Saltines, Wheat Thins, Triscuits, Ritz Crackers, grahams, you name it, there’s hardly a cracker anywhere that doesn’t have a pattern of little holes in it.
The makers of matzos, the unleavened flatbread of the Jewish Passover, seem to have gone hog wild (you should excuse the expression) on perforations. Matzos are much hole-ier than secular crackers. But it’s not just a tradition; it’s for a very practical purpose. And no, the 18 holes in a Keebler Club cracker are not a golf course for the elves.
According to a spokesperson at Keebler, there’s a sort of mystique about cracker holes that occupies the minds of people who seem to have very little to do. They’re prone to calling Keebler’s customer relations line to ask questions such as, “Why are there 13 holes in saltines, while graham crackers have various numbers and a Cheez-It has a sole hole?” The answer: “It just turns out that way.”
Here’s a primer on the science of crackerpuncture.
When you’re whipping up a 1,000-pound batch of dough by putting flour and water into an enormous mixer, as they do down at the cracker factory, there’s just no way to avoid getting some air beaten into the mix. Then, when you roll the dough out real thin and put it into a hot oven (saltines are baked at 650 to 700ºF), the trapped air bubbles will expand into bulges and can even explode. Air expands when heated because the molecules are moving faster and pushing harder against their confines.
Besides being unsightly, thin-skinned bulges can bake too fast, scorching before the rest of the dough is done. And if they burst, they leave pockmarks and craters in the surface. A cracker that looks like a scorched, foxhole-riddled battlefield makes a very poor impression on the tea table.
So just before a thin sheet of dough goes into the oven, a “docker”, a big cylinder with spikes or pins sticking out, rolls over its surface. The pins puncture the air bubbles, leaving those telltale pinholes in the dough. The pins are spaced differently for different kinds of crackers, depending on their ingredients, the baking temperature, and the desired final appearance.
On saltines, for example, consumers seem to prefer a gentle, rolling-hills terrain, so some bubbles are allowed to billow between the dimples. And those square little Cheez-Its, with their one central hole, have the look of a punched pillow.
If that isn’t already more than you want to know about cracker holes, consider this: In crackers that contain leavening agents such as baking soda, the rising, expanding dough will partially obliterate the holes while resting or baking. But they’ll usually still be there, at least as slight depressions. You think there are no docker holes in Wheat Thins? Hold one up to the light and you’ll see the “fossilized” remains. Even a rugged-surfaced Triscuit has 42 holes in it.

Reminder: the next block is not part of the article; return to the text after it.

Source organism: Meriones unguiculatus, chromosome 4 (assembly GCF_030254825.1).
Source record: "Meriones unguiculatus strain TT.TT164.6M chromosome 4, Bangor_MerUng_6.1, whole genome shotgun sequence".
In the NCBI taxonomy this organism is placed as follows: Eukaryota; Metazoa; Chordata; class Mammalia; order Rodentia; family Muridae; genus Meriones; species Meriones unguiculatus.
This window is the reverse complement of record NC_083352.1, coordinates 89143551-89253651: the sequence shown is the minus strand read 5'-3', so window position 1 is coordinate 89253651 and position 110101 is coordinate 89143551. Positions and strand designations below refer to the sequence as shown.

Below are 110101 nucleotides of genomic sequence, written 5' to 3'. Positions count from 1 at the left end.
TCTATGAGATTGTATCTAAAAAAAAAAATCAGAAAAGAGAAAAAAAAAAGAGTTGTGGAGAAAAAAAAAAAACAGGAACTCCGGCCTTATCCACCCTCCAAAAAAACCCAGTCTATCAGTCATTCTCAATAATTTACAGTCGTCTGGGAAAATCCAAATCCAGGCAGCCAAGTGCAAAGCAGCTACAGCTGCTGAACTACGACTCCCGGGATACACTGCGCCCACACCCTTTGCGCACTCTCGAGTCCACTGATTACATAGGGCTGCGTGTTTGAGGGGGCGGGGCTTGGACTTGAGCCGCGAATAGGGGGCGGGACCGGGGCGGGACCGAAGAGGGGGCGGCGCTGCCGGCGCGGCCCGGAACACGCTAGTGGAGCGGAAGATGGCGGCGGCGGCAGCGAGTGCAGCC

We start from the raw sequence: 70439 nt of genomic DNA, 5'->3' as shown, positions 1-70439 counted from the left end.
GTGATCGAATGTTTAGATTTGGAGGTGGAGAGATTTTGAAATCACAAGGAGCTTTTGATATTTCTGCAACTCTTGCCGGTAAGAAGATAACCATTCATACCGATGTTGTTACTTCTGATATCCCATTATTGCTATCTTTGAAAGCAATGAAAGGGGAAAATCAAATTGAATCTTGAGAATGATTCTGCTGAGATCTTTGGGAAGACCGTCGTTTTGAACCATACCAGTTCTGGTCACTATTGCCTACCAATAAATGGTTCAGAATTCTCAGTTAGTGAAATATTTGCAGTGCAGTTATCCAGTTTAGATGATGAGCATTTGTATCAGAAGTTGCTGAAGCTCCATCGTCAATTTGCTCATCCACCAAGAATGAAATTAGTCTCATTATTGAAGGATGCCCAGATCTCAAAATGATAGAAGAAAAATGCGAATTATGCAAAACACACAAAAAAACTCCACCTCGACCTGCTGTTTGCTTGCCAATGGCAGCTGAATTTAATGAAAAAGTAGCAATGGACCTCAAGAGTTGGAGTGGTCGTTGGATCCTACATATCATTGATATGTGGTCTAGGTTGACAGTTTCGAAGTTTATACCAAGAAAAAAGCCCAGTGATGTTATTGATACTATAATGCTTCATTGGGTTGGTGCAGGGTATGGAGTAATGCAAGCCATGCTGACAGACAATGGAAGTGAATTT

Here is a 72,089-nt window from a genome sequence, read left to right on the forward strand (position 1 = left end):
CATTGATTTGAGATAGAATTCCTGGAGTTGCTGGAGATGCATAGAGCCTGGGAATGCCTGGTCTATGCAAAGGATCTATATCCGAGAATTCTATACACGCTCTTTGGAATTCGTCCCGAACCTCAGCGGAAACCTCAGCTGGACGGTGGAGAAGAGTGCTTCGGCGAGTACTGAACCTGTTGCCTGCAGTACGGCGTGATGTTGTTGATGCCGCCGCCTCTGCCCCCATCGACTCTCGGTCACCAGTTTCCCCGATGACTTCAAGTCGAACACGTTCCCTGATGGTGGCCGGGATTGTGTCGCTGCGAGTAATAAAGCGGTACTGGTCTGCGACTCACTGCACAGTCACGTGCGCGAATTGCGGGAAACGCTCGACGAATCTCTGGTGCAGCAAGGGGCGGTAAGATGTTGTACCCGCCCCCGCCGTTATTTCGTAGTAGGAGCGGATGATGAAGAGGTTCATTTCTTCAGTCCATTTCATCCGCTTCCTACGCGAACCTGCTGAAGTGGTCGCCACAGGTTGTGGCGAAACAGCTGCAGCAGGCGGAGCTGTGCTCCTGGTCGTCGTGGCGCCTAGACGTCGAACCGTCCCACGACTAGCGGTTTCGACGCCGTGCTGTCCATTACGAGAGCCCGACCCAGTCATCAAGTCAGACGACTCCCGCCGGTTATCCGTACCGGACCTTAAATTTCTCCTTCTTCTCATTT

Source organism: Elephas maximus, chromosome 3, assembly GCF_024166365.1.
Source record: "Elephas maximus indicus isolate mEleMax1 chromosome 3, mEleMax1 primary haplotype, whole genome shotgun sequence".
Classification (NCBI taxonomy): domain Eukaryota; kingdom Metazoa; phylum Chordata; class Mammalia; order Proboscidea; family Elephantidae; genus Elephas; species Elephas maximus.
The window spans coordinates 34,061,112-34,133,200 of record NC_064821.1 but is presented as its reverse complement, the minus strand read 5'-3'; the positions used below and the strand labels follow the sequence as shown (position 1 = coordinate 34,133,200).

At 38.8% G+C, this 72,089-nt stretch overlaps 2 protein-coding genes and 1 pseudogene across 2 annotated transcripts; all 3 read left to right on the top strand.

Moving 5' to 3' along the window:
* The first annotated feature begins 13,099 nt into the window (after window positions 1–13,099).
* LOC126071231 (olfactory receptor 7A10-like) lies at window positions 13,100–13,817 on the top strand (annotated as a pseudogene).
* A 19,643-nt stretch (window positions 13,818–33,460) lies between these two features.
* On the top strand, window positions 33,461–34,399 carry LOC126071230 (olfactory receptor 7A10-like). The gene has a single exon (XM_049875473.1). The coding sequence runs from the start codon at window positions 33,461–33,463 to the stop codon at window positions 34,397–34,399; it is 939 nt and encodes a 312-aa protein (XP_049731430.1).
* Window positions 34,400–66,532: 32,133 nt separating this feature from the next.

Puncturing bubbles is especially important in matzos, because they’re baked quickly at a very high temperature: 800 to 900ºF. At these temperatures the surface of the dough dries out quickly, and any expanding bubbles would tend to blast through the hardened crust, producing an oven full of kosher shrapnel. So some heavy-duty bubble perforating is in order. It’s done by rolling over the dough sheet with a “stippler,” which is much like a docker, but with close-together lines of teeth. That’s what leaves those parallel furrows.
Because the dietary laws of Passover preclude the use of any leavening agents, matzos are made of flour and water only. One reason for the thoroughness of the stippling, in fact, is to avoid the mere appearance of leavening, even if it is produced innocently by expanding air bubbles. Because it is unleavened, matzo dough doesn’t swell in the oven to cover up the stippler tracks, and they remain quite prominent in the finished product.
You’ll still see some blisters between the tracks on a matzo, however. They come from very small air bubbles that evaded the stippler but didn’t get the chance to grow to a destructive, explosive size. These unburst blisters contribute to an interesting appearance in the finished product because their thin skins brown faster than the rest of the dough.
Now you know why you have to prick the dough of a pie shell before baking it or, for extra insurance, hold the dough down with beans or pie weights. In addition to air pockets in the dough itself, there may be some air hiding between the dough and the bottom of the pan. Nothing will explode, but you’re likely to end up with an arched pie bottom if you don’t take precautions.
Here’s an easy way to remove an olive or gherkin from a densely packed jar. (How do they get them in there, anyway?) Hardware and kitchenware stores sell a little pickup tool for grasping small objects. It looks like a hypodermic. You press on the plunger and three or four spring-wire fingers emerge from the bottom.
Lower them onto your prey, release the plunger, and the wire fingers try to spring back into the barrel, holding firmly onto their quarry. Press again to release the captive.